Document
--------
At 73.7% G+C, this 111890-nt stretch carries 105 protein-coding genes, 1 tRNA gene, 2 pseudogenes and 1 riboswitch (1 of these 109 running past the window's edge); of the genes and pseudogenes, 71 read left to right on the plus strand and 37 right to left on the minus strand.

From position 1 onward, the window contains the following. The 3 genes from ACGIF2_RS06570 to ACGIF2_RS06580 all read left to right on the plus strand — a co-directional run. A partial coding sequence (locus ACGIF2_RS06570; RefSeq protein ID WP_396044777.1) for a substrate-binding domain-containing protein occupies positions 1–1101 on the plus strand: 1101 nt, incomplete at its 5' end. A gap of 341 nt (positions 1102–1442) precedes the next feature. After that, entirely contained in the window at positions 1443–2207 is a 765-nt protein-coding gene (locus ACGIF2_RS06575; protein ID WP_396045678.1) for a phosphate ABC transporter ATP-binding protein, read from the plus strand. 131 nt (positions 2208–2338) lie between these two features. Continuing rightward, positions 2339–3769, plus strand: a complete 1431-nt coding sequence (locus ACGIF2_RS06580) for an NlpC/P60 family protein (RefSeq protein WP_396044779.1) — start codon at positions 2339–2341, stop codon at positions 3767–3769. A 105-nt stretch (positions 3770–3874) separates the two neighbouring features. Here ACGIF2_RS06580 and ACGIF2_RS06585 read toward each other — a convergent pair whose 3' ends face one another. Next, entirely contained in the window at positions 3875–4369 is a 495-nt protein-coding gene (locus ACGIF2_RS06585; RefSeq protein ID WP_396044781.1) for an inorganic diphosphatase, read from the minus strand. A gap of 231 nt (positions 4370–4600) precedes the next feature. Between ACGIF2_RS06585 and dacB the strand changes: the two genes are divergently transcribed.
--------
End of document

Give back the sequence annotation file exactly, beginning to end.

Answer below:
At 73.7% G+C, this 111890-nt stretch carries 105 protein-coding genes, 1 tRNA gene, 2 pseudogenes and 1 riboswitch (1 of these 109 running past the window's edge); of the genes and pseudogenes, 71 read left to right on the plus strand and 37 right to left on the minus strand.

From position 1 onward, the window contains the following. The 3 genes from ACGIF2_RS06570 to ACGIF2_RS06580 all read left to right on the plus strand — a co-directional run. A partial coding sequence (locus ACGIF2_RS06570; RefSeq protein ID WP_396044777.1) for a substrate-binding domain-containing protein occupies positions 1–1101 on the plus strand: 1101 nt, incomplete at its 5' end. A gap of 341 nt (positions 1102–1442) precedes the next feature. After that, entirely contained in the window at positions 1443–2207 is a 765-nt protein-coding gene (locus ACGIF2_RS06575; protein ID WP_396045678.1) for a phosphate ABC transporter ATP-binding protein, read from the plus strand. 131 nt (positions 2208–2338) lie between these two features. Continuing rightward, positions 2339–3769, plus strand: a complete 1431-nt coding sequence (locus ACGIF2_RS06580) for an NlpC/P60 family protein (RefSeq protein WP_396044779.1) — start codon at positions 2339–2341, stop codon at positions 3767–3769. A 105-nt stretch (positions 3770–3874) separates the two neighbouring features. Here ACGIF2_RS06580 and ACGIF2_RS06585 read toward each other — a convergent pair whose 3' ends face one another. Next, entirely contained in the window at positions 3875–4369 is a 495-nt protein-coding gene (locus ACGIF2_RS06585; RefSeq protein ID WP_396044781.1) for an inorganic diphosphatase, read from the minus strand. A gap of 231 nt (positions 4370–4600) precedes the next feature. Between ACGIF2_RS06585 and dacB the strand changes: the two genes are divergently transcribed.